State could restore Pitt funding, Wolf signature pending



Gov. Tom Wolf speaks in front of Bellefonte Area High School on July 13, 2015 in Bellefonte, Pa. Gov. Wolf visited the school to talk about the Pennsylvania budget. (TNS)

By Dale Shoemaker / News Desk

If Gov. Tom Wolf signs a Pennsylvania Senate bill today, Pitt will receive more than $143 million in state funding.

Following the state’s 2015 budget impasse, which has now lasted eight months, the Pennsylvania House and Senate pushed SB 915, a bill that replenishes Pitt’s state funding, Wednesday. The Senate passed the measure with an overwhelming 48-2 vote in favor, and the House passed the measure 145-45 with 10 members of the legislature abstaining. Wolf will sign or veto the bill on Thursday.

The state legislature has delayed funding to Pitt and the three other state-related schools since the beginning of the fiscal year, which began July 1, 2015. The legislature’s failure to pass a state budget caused Pitt to not receive the funding over the summer. Without the money, Pitt has said it has had to dip into reserve funding.

The bill, which is aimed specifically at Pitt and not other state-related schools, would appropriate $140,693,000 for “general support” and an additional $2,500,000 for “rural education outreach.”

The other state-related universities — Temple, Lincoln and Penn State — have not received state funding as of Wednesday. Wednesday’s bill, because it is an amendment to Pitt’s charter as a state-related university, affects only Pitt.

Pitt’s bill represents a 5 percent increase in state funding for the fiscal year. Legislators passed the bill as an amendment to the 1966 law that established Pitt as a university related to the state. The language of the original bill allows legislators to appropriate funding to Pitt.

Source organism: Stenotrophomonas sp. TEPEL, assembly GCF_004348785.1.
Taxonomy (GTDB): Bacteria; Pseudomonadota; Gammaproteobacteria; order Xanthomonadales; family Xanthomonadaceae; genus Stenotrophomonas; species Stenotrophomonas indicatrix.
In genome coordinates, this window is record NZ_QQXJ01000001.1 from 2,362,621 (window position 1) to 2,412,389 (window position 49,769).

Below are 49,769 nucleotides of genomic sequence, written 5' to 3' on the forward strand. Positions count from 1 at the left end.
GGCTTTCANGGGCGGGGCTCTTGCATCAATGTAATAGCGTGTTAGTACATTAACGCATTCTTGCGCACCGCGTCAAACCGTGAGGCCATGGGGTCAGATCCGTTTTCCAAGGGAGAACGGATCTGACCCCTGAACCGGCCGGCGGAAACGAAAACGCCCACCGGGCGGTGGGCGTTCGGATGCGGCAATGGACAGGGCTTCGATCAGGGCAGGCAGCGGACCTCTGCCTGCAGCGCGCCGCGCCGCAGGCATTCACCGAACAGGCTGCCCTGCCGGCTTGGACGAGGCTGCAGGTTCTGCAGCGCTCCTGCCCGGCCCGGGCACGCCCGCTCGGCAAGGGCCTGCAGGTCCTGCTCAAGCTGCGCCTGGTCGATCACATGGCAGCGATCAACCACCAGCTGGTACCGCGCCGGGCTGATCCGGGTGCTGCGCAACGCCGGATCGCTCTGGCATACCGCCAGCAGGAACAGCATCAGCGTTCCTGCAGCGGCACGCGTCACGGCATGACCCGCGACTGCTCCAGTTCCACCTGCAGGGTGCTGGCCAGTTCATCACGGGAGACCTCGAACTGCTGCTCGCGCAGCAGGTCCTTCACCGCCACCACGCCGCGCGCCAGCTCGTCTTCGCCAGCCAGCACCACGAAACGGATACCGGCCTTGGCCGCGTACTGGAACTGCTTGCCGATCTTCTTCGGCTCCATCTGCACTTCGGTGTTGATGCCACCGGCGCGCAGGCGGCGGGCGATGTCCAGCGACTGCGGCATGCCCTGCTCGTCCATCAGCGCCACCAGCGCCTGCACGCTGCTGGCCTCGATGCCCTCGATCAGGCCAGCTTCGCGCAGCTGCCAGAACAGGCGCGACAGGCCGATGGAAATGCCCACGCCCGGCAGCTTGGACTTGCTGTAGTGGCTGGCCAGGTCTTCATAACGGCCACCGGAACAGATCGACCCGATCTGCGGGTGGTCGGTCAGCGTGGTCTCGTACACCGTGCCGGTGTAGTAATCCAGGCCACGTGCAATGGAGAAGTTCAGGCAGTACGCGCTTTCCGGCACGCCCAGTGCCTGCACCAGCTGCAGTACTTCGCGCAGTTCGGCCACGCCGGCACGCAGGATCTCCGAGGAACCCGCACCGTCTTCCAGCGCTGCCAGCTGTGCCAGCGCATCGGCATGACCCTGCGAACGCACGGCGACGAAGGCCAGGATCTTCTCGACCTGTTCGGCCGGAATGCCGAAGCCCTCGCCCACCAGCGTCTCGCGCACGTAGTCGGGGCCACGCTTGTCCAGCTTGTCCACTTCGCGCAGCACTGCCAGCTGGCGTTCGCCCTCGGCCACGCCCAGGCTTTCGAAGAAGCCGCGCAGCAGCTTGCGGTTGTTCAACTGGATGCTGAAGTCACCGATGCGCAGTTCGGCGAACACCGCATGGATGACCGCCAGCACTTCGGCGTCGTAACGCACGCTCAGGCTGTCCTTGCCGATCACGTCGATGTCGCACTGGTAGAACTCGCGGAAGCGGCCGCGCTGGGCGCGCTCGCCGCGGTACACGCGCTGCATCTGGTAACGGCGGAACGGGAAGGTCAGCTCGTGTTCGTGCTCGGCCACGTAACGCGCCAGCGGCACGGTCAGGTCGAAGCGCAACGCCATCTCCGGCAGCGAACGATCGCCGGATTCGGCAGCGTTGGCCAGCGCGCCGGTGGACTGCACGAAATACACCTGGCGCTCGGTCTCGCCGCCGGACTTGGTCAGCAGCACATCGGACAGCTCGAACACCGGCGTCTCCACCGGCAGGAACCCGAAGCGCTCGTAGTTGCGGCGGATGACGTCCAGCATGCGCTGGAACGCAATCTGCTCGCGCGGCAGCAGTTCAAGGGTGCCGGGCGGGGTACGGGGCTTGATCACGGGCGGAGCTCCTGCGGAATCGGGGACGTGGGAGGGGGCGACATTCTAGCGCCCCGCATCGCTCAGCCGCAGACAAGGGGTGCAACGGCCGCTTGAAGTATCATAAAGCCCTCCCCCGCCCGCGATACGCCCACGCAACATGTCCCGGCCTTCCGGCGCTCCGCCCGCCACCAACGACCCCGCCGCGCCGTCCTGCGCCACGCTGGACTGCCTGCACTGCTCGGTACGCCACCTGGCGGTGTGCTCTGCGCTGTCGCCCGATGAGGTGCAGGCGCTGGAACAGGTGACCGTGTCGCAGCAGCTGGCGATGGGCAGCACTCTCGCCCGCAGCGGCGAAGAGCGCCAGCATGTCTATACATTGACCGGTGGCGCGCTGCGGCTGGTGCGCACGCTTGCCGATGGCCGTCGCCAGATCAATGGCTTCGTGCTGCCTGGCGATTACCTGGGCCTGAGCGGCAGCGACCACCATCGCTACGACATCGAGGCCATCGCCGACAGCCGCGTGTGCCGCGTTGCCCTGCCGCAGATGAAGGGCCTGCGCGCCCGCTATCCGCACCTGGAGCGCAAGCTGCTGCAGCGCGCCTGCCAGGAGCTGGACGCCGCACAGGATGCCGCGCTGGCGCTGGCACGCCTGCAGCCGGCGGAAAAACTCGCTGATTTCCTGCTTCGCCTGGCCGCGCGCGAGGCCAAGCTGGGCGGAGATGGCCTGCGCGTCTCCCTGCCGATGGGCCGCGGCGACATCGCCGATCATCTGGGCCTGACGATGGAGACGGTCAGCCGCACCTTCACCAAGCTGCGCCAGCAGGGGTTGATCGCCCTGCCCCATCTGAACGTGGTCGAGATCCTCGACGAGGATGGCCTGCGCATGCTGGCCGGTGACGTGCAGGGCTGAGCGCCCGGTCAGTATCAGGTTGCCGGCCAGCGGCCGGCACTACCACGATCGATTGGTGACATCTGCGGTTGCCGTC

In a statement he issued earlier this month, Chancellor Patrick Gallagher said Pitt was expecting to receive a total of about $147 million from the state, an amount that makes up about 15 percent of the University’s annual education budget. Wednesday’s bill, if Wolf signs it, would give Pitt 97 percent of that funding.

With Gallagher’s March 3, statement, Pitt also launched WithPitt, a website where students and other members of the University community can learn about how the state budget impasse affects Pitt and find sample letters they can send to state representatives and senators. On Wednesday, Gallagher urged the University community to contact Wolf to ask him to sign the bill.

Noting that the governor has supported issuing and increasing funding to Pitt, Gallagher said in a statement Wednesday night that “there are still revenue questions that may impact his willingness to sign this bill into law as passed.”

“While today’s action was an important step, we will have to wait to see the outcome of his decision before we know the fate of our funding for the current year,” Gallagher said in the statement.

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